Editor’s Update (4/4/13 3:26 p.m.): The festival is here. Check out all of the great films that it has to offer through the weekend. We will be posting reviews of a few films through out the festival. Tickets are $6 with your student ID.
The famous Ashland Independent Film Festival has recently revealed its full program for this year’s festival. This fantastic event will be residing in downtown Ashland, Oregon from April 4th through the 8th. The independent films will be showcased at the Varsity Theatre, the Historic Ashland Armory, the Ashland Springs Hotel, and newcomer Ashland Street Cinemas. Over 7,500 moviegoers are expected to attend. The festival’s schedule, film descriptions, and program are available at www.ashlandfilm.org. Excited yet? Ticket sales go public on March 18.
Every year, the AIFF gives its Rogue Award to a filmmaker of great skill who is actively propelling the independent film industry. This year the festival will present the award to acclaimed director and AIFF alumni Lucy Walker. Walker has been nominated for an academy award not once, but twice for her films “Wasteland” in 2011 and “The Tsunami and the Cherry Blossom” in 2012. Walker’s newest documentary, about a snowboarder named Kevin Pearce and his fight to recover from a brain injury received during Olympic training (“The Crash Reel”) will be shown. A collection of shorts, “Going for Gold: Olympic Shorts”, will also premiere. This assortment details the journey of four global athletes as they prepare for the Olympics.
There will be seven world premieres at this year’s festival. Among them are “The Forgotten Kingdom”, a narrative concerning a young man’s return journey to his African homeland. There will also be several festival alumni presenting at the festival. Jed Rothstein returns with his new documentary, “Before the Spring After the Fall”, about members of a heavy metal band in Egypt before, during and after the Arab Spring. Alumni Theo Rigby, Jill Orschel, Sam Roden, and Nick Hartanto will also be returning to debut their short films.
Other documentaries to be featured at the 12th annual AIFF include a lively exploration of Dick Cheney, a profile of the Hawaiian ukulele, and a deep examination of evangelical efforts in Uganda. Several Oscar winners and nominees will also be presented, such as “Inocente”, “Open Heart”, “Curfew”, “Redemption”, and “Mondays at Racine”.
But shorts aren’t all that’s playing. Many feature films will air as well. “Emanuel and the Truth About Fishes”, a story about a teenager who becomes preoccupied with her mysterious new neighbor, and “The Story of Luke”, about a young man with autism, are two favorites. Also starring are “The Kings of Summer”, a film about three teenage boys who flee to the wilderness in hopes of controlling their destiny, and “Aquí y Allá”, a twist on the classic immigrant story.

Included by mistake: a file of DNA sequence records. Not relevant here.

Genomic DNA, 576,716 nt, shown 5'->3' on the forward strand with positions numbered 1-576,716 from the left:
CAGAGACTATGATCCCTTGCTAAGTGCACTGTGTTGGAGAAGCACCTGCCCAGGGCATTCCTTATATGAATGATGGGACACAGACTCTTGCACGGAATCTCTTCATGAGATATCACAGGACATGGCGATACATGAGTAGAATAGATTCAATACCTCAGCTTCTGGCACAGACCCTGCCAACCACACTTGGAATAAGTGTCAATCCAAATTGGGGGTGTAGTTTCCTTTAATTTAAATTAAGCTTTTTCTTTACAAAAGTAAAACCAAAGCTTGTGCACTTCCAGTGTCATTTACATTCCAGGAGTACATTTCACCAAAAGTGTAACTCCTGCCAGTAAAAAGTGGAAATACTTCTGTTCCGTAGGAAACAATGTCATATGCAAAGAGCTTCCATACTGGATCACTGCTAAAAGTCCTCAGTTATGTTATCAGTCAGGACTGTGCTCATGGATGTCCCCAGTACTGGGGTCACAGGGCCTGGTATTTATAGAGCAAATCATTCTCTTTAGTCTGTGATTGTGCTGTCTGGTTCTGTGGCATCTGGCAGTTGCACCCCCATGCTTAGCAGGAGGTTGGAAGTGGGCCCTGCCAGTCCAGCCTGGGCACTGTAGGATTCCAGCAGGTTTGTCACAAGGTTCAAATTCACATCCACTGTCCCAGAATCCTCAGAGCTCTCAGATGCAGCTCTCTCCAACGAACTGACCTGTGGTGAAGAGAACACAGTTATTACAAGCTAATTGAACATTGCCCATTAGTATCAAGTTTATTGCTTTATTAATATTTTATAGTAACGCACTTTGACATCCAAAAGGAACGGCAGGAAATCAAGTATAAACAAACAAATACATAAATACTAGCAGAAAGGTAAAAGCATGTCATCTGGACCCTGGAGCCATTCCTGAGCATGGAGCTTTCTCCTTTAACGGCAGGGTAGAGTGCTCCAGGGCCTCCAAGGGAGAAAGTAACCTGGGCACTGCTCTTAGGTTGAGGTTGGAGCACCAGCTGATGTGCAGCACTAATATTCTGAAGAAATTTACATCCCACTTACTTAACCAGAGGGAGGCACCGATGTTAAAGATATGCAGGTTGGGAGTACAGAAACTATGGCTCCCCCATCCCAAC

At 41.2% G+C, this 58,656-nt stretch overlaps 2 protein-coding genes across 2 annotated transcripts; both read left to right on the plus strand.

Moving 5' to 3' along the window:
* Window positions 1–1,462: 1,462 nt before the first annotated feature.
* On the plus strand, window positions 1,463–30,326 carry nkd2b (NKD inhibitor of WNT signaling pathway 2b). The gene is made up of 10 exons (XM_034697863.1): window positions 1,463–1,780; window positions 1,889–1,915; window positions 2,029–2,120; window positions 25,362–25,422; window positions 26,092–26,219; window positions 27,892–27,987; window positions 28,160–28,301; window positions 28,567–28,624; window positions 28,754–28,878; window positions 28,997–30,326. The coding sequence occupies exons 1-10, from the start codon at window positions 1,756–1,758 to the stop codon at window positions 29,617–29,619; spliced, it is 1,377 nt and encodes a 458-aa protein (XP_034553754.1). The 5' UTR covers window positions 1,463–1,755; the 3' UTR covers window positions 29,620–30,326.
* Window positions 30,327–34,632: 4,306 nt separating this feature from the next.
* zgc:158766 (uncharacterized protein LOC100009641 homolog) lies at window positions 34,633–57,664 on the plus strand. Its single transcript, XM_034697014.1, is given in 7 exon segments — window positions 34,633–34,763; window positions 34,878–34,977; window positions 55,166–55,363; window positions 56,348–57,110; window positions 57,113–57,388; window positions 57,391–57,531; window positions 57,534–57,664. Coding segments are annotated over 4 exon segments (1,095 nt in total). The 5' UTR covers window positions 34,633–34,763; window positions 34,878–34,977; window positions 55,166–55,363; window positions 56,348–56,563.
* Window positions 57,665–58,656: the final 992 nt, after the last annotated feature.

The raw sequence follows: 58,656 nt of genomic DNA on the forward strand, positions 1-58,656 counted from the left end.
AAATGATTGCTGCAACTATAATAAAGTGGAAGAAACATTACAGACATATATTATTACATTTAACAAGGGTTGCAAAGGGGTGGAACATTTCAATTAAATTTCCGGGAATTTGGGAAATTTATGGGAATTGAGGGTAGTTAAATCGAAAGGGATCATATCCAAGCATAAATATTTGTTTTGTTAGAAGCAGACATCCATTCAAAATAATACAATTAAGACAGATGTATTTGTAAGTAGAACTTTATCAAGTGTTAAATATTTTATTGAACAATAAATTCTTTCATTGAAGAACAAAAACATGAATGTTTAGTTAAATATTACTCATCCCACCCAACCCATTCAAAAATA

Younger audiences will be entertained as well. A special program of independent film aimed towards youngsters will be available. The program includes ten short films that will satisfy kids and adults of all ages. The AIFF and Coming Attractions Theatres will donate one dollar to the non-profit Ashland Schools Foundation for every Family Film ticket sold.
Not everything costs money though. The festival has a free Locals Only program, which plays at the Ashland Street Cinema and the Varsity Theatre. Eight films will be shown, including “The Michael Maag Story” and “Breath”. The Locals Only program on Saturday, April 6th will include the winners of The Launch, the festival’s student competition. An Award Ceremony will be held later that evening.
Three free TalkBack panel discussions will be held with all sorts of filmmakers discussing the art at the Ashland Springs Hotel (Friday, Saturday, and Sunday mornings at 10am). Guest moderators will lead the discussions and field audience questions on a variety of topics, such as the complexities of international short- and long-form narrative and documentary filmmaking. Other topics include the art and craft of translating private and public personalities to film, and the evolution of storytelling in the digital age.
This year, the festival introduces a new form of programming with eMerge, a new storytelling medium that crosses genres and platforms. This SOU EMDA program contains “Follow the Food”, a compilation of short videos detailing local artisan food providers; “Immigrant Nation”, which has a gallery installation at Houston’s Custom Framing and Fine Art, and a two-day “hackathon” at SOU’s Digital Media Center.
Tickets for festival films and events, as well as more information about the festival, events, parties, and the complete program are available online at ashlandfilm.org. Information is also available at the festival Box Office located at Ashland Hardwired, 340 A Street, and at the Varsity Theatre April 4th through 8th.